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References

"I've been working with patients for almost 10 years as a Chiropractic Physician. I'm always looking for new ways to increase awareness of the valuable clinical services provided at my centers. Bruce Freeman has given me insightful ideas to assist in my marketing efforts. I rely on his 'Ask the Small Business Professor' column to keep me abreast of new trends and developments in the field. I couldn't ask for a more knowledgeable and capable advisor as my companies move forward into providing nationwide healthcare for patients."

Dr. Daniel Houshmand, D.C.

AlternaCare Wellness Centers, LLC

"Bruce Freeman, The Small Business Professor, is a most valued and enthusiastic guest contributor to the business segment of our radio show dealing with the challenges facing today's entrepreneurs. His practical and insightful advice has served to enhance our ability, as broadcasters, to help business owners move ahead in their various fields of endeavor. ....Thank you, Bruce."

Sue Tovey / Sande Foster

Co-Hosts

WTBQ 1110 AM (ABC Affiliate Station)

"The Small Business Professor is a site that should be bookmarked by every entrepreneur. In today's business environment, it is difficult to gather information and obtain answers to the myriad of questions that face business owners. Bruce Freeman's 'Ask the Small Business Professor' column is an excellent resource that provides guidance, up-to-the-minute information, mentoring, and more."

Irene Maslowski

APR Principal

Maslowski & Associates Public Relations

"I find the column inspiring and helpful to me in running my own small business."

Dan Janal

President and Founder

PRleads.com

"'Ask the Small Business Professor' is a must read for small business owners looking for free expert business advice. Using a Q&A format, Bruce Freeman covers important small business topics weekly by bringing in recognized experts on subjects including accounting, legal issues, trademarks marketing and sales. Don't miss it!"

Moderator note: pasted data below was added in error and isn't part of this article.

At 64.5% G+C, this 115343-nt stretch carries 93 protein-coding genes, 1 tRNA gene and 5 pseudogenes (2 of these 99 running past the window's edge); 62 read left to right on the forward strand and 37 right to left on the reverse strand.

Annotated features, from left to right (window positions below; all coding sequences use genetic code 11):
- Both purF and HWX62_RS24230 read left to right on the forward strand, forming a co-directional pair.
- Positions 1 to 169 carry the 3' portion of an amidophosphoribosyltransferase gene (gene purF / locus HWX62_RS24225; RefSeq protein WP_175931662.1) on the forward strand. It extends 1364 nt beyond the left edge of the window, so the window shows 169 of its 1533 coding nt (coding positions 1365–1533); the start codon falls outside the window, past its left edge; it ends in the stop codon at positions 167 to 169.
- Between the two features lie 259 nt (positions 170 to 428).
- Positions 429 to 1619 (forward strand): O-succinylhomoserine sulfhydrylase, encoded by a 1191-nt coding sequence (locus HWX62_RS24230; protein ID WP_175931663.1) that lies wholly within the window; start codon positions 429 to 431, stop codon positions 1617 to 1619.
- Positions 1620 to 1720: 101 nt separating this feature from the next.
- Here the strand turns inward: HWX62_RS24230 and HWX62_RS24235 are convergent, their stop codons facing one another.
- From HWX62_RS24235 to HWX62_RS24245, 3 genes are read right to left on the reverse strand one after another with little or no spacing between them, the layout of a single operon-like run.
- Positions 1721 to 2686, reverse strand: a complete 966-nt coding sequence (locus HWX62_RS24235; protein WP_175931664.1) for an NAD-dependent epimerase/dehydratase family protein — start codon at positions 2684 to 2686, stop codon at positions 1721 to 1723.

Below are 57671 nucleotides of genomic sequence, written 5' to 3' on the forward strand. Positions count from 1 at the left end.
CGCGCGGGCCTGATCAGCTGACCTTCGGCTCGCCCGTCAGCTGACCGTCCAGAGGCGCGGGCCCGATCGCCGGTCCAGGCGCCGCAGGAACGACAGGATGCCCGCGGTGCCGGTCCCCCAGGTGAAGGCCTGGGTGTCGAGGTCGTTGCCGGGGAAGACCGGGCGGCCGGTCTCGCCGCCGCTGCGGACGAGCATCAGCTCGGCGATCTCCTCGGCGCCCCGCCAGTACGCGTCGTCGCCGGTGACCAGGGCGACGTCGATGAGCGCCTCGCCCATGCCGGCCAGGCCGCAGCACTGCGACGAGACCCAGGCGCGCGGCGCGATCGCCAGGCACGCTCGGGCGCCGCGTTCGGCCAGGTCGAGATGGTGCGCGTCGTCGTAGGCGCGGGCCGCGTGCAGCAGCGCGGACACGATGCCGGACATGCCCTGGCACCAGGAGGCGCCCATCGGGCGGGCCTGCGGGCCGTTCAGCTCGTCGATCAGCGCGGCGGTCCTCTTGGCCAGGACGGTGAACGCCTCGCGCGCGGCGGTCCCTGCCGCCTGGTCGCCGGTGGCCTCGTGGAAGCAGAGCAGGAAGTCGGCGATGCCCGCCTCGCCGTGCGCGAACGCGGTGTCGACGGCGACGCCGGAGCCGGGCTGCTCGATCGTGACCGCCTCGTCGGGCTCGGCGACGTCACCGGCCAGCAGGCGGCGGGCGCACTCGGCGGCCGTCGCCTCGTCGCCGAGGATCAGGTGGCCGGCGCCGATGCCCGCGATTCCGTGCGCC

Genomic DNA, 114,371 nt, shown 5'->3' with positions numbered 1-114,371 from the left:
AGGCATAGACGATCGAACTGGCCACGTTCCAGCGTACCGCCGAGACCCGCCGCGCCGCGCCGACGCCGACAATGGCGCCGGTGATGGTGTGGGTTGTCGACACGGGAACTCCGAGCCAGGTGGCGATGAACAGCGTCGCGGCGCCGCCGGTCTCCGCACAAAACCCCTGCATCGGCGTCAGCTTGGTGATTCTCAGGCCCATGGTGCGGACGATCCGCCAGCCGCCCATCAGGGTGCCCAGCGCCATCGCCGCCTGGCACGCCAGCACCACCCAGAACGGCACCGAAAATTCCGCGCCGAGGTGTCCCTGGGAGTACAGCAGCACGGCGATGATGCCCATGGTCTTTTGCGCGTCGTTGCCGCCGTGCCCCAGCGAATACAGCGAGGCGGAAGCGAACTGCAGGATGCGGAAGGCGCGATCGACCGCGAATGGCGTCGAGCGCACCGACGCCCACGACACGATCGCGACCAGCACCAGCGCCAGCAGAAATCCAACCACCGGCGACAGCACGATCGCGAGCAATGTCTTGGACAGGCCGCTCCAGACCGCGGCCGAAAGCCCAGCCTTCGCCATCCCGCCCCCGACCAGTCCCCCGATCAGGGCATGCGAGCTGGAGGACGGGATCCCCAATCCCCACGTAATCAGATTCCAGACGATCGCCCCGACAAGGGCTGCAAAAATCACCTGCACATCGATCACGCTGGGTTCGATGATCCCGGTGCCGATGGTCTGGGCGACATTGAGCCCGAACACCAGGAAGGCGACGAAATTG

Joseph L. Rosenberg

CPA

Get Your Web Site Found in Google

Dear Professor Bruce:

We are a small two person business and just spent $2,000 for a web site. When I do a search on Google or any of the other major search engines, we are the 48th listing (page 5). I do not think that if someone were searching for our product or service, we would have much of a chance. What do you think?

Answer:

Sad to say, many webmasters don't think about search engine results when they design a web site. The web designer’s job is to create a web site that represents your company in the best light and acts as an effective sales tool for your business. That means your web site should be good at converting visitors to customers. To bring in those visitors, though, you need your web site to be easily located on search engines like Google, Yahoo and MSN.

Being listed on Page 5 of the results isn't likely to bring many visitors to your web site. Almost no one looks beyond the third page of results, and many people give up after the first or second page. To get your site listed in the top couple of pages requires that your web site be optimized for the search engines. Most small business web sites I know have had to be reworked after their initial design to get good search engine visibility.

It is possible to optimize your web site yourself, though it's not easy and not quick. According to Bill Treloar, search engine optimization consultant and owner of Rank Magic, "there are two basic things that govern where your web site ranks in all of the search engines: Relevance and Reputation."

Relevance means that a page on your site contains the same words or phrase that your potential customer is searching for. According to Treloar, "The first step is to do research and find out what keyword phrases your potential customers really search for. Usually, it's not what you might think."

"Next, make sure those phrases appear on the page of your web site most relevant to that topic. Use them in text and in headlines. Use them in the 'page title', which shows up as the headline in the search engine results and on the top bar of a web browser when someone visits your page."

The Reputation part is based on your link popularity: the number and quality of other web sites that link to you. Get web sites that are related to your business to add links on their web site that let someone click to go straight to your web site.

"Don't fall for quick tricks or shortcuts", warns Treloar. "The search engines look for shady techniques and things like links purchased in bulk. If they find you dealing in that, your rankings can suffer - perhaps permanently."

For further information, you can contact Mr. Treloar at www.RankMagic.com.

"there are two basic things that govern where your web site ranks in all of the search engines: Relevance and Reputation."